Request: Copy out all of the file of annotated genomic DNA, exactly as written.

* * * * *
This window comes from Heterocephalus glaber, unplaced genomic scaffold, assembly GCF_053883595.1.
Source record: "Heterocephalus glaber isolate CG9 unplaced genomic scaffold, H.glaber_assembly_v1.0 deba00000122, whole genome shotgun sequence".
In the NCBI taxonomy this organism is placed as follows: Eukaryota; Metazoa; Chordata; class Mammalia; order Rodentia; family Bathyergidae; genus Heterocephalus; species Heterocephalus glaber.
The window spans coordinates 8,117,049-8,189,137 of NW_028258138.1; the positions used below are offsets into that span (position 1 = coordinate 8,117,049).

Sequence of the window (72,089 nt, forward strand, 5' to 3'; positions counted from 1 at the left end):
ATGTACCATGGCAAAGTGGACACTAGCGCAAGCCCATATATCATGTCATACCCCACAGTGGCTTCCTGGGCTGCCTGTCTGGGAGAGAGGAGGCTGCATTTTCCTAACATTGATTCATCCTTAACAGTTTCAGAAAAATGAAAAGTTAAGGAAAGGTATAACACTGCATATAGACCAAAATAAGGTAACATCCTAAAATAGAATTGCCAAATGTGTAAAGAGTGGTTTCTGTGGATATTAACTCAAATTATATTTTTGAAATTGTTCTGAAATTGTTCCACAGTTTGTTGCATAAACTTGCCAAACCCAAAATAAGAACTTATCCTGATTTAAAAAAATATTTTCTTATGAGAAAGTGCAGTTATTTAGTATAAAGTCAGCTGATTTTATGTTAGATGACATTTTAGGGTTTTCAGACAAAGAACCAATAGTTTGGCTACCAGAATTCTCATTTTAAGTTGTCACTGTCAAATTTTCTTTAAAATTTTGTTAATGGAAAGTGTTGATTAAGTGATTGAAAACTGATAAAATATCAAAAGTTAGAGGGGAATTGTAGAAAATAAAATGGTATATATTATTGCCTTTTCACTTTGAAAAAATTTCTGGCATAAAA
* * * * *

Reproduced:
This window comes from Heterocephalus glaber, unplaced genomic scaffold, assembly GCF_053883595.1.
Source record: "Heterocephalus glaber isolate CG9 unplaced genomic scaffold, H.glaber_assembly_v1.0 deba00000122, whole genome shotgun sequence".
In the NCBI taxonomy this organism is placed as follows: Eukaryota; Metazoa; Chordata; class Mammalia; order Rodentia; family Bathyergidae; genus Heterocephalus; species Heterocephalus glaber.
The window spans coordinates 8,117,049-8,189,137 of NW_028258138.1; the positions used below are offsets into that span (position 1 = coordinate 8,117,049).

Sequence of the window (72,089 nt, forward strand, 5' to 3'; positions counted from 1 at the left end):
ATGTACCATGGCAAAGTGGACACTAGCGCAAGCCCATATATCATGTCATACCCCACAGTGGCTTCCTGGGCTGCCTGTCTGGGAGAGAGGAGGCTGCATTTTCCTAACATTGATTCATCCTTAACAGTTTCAGAAAAATGAAAAGTTAAGGAAAGGTATAACACTGCATATAGACCAAAATAAGGTAACATCCTAAAATAGAATTGCCAAATGTGTAAAGAGTGGTTTCTGTGGATATTAACTCAAATTATATTTTTGAAATTGTTCTGAAATTGTTCCACAGTTTGTTGCATAAACTTGCCAAACCCAAAATAAGAACTTATCCTGATTTAAAAAAATATTTTCTTATGAGAAAGTGCAGTTATTTAGTATAAAGTCAGCTGATTTTATGTTAGATGACATTTTAGGGTTTTCAGACAAAGAACCAATAGTTTGGCTACCAGAATTCTCATTTTAAGTTGTCACTGTCAAATTTTCTTTAAAATTTTGTTAATGGAAAGTGTTGATTAAGTGATTGAAAACTGATAAAATATCAAAAGTTAGAGGGGAATTGTAGAAAATAAAATGGTATATATTATTGCCTTTTCACTTTGAAAAAATTTCTGGCATAAAA